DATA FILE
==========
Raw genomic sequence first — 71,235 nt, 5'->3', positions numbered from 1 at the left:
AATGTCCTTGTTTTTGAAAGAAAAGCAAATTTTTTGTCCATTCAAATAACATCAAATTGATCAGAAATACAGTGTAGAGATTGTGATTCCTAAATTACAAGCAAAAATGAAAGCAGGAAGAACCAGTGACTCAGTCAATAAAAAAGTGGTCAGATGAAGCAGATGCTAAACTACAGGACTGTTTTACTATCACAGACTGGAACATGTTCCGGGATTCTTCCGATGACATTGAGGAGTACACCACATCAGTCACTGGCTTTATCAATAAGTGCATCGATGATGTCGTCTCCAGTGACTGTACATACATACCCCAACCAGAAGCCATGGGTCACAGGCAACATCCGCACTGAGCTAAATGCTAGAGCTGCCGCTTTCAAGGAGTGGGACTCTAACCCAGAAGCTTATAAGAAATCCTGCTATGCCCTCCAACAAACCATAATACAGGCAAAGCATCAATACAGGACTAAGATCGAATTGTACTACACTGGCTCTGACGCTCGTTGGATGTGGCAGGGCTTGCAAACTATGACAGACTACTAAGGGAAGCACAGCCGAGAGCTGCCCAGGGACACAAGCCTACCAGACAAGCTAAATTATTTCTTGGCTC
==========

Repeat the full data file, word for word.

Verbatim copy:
Raw genomic sequence first — 71,235 nt, 5'->3', positions numbered from 1 at the left:
AATGTCCTTGTTTTTGAAAGAAAAGCAAATTTTTTGTCCATTCAAATAACATCAAATTGATCAGAAATACAGTGTAGAGATTGTGATTCCTAAATTACAAGCAAAAATGAAAGCAGGAAGAACCAGTGACTCAGTCAATAAAAAAGTGGTCAGATGAAGCAGATGCTAAACTACAGGACTGTTTTACTATCACAGACTGGAACATGTTCCGGGATTCTTCCGATGACATTGAGGAGTACACCACATCAGTCACTGGCTTTATCAATAAGTGCATCGATGATGTCGTCTCCAGTGACTGTACATACATACCCCAACCAGAAGCCATGGGTCACAGGCAACATCCGCACTGAGCTAAATGCTAGAGCTGCCGCTTTCAAGGAGTGGGACTCTAACCCAGAAGCTTATAAGAAATCCTGCTATGCCCTCCAACAAACCATAATACAGGCAAAGCATCAATACAGGACTAAGATCGAATTGTACTACACTGGCTCTGACGCTCGTTGGATGTGGCAGGGCTTGCAAACTATGACAGACTACTAAGGGAAGCACAGCCGAGAGCTGCCCAGGGACACAAGCCTACCAGACAAGCTAAATTATTTCTTGGCTC